Sweden

What is social housing?

In Sweden the concept “social housing” is not used. The corresponding sector is called “allmännyttig”, which literally means “public utility” or “for the benefit of everybody”. In an international context the concept “public housing” is adequate. This sector consists of rental dwellings, owned by municipal housing companies that are organized as joint-stock companies (limited companies). In most cases the local authorities holds all the shares. These housing companies have a general interest objective

– to promote the provision of housing in their municipality

– but operate on business-like principles.

Who provides social housing?

Municipal housing companies must work for the purpose of promoting public benefit and it must have a general interest objective by promoting the supply of housing in the municipality, not only housing for the most vulnerable but for all kinds of people.

How is social housing financed?

There are no general housing subsidies anymore. Investments in public housing must be financed by the income from the rents. Public housing companies have no special benefits or advantages compared to the private rental sector.

Who can access social housing?

To avoid stigmatisation of public housing estates or residential areas the sector is open to anybody. There are no income limits or the like. The purpose is to provide housing for all, also for the less advantaged. However in practise it is typically not rich people who live in the public housing sector. In comparison with other sectors and tenure forms, the residents in public housing are on average less well off. They have a lower income, show higher unemployment rates and receive more social benefits. They are also to a greater extent single persons or single parents and more often immigrants.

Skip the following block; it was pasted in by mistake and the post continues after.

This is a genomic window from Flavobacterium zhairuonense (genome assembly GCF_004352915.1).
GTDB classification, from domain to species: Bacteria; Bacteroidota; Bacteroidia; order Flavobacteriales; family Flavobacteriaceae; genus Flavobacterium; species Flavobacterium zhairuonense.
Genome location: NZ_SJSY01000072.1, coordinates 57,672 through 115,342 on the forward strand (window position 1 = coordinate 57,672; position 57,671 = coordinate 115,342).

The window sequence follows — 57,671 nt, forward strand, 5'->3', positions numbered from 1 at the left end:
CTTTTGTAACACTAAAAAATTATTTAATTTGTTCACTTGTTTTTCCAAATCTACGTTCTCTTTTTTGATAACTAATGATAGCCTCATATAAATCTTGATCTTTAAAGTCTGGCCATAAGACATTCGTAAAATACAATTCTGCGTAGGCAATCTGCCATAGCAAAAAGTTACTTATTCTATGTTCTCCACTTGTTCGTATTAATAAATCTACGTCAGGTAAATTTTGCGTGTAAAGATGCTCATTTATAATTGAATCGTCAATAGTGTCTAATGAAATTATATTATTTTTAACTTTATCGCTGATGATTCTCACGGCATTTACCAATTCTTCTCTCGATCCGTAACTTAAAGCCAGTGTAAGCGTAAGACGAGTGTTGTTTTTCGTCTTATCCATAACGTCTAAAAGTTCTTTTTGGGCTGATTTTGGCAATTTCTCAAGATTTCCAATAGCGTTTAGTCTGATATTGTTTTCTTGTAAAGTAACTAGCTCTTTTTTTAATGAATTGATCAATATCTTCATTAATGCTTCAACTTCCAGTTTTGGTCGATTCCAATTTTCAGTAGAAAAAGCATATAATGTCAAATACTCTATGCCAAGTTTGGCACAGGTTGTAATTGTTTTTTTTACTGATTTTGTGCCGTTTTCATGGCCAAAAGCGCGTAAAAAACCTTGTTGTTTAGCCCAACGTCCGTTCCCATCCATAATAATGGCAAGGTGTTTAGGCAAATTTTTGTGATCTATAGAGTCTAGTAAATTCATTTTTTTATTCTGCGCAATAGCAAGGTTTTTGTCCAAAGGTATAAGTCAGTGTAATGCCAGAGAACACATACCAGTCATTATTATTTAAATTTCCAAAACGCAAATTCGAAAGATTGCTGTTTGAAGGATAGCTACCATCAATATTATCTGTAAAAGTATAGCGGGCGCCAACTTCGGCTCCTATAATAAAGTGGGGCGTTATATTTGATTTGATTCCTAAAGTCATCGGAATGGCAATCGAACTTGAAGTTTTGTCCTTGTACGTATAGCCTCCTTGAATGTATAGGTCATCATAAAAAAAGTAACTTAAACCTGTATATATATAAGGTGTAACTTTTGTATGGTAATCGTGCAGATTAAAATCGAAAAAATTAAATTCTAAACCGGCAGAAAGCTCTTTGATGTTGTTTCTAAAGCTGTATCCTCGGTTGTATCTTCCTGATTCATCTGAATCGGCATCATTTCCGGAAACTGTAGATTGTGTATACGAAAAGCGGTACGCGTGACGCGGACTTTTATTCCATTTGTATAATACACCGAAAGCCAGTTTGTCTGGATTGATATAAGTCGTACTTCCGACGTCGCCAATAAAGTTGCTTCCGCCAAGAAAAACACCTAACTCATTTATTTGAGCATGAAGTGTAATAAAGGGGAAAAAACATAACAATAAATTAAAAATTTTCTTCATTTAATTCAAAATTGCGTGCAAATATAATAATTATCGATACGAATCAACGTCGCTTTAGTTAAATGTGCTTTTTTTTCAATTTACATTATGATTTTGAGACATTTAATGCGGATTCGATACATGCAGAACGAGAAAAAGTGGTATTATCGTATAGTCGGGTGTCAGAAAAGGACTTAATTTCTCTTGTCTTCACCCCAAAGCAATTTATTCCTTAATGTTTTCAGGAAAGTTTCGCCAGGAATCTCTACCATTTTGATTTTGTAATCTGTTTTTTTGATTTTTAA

RECENT DEVELOPMENTS

One of the main challenges today is how to meet demand for new housing in expanding regions, housing for the young “baby boomers” of the early 1990s, and the demands from the growing elderly population and from the immigrants. At the same time, it is increasingly urgent to cope with the need for renovation and energy measures in the estates from the 1960s and 1970s, including measures to increase accessibility for disabled persons Last but not least, a new Act on public municipal housing companies in force since January 2011 has brought about some changes in the sector. Last but not least, the Act states that public housing companies must now operate ac-cording to ‘business-like principles’, which means that there shall be no special advantages (no direct municipal support or particularly favourable loans are provided and in the case of municipal guarantees, those should be offered at market price) but the companies have to be run on their own merits, with the same required rate of return as comparable private housing companies. Thus the public housing companies should not operate on a non-profit basis, but apply correct pricing, including a certain profit margin – though they need not maximize profits. They also must offer tenants the opportunity of having a degree of influence.


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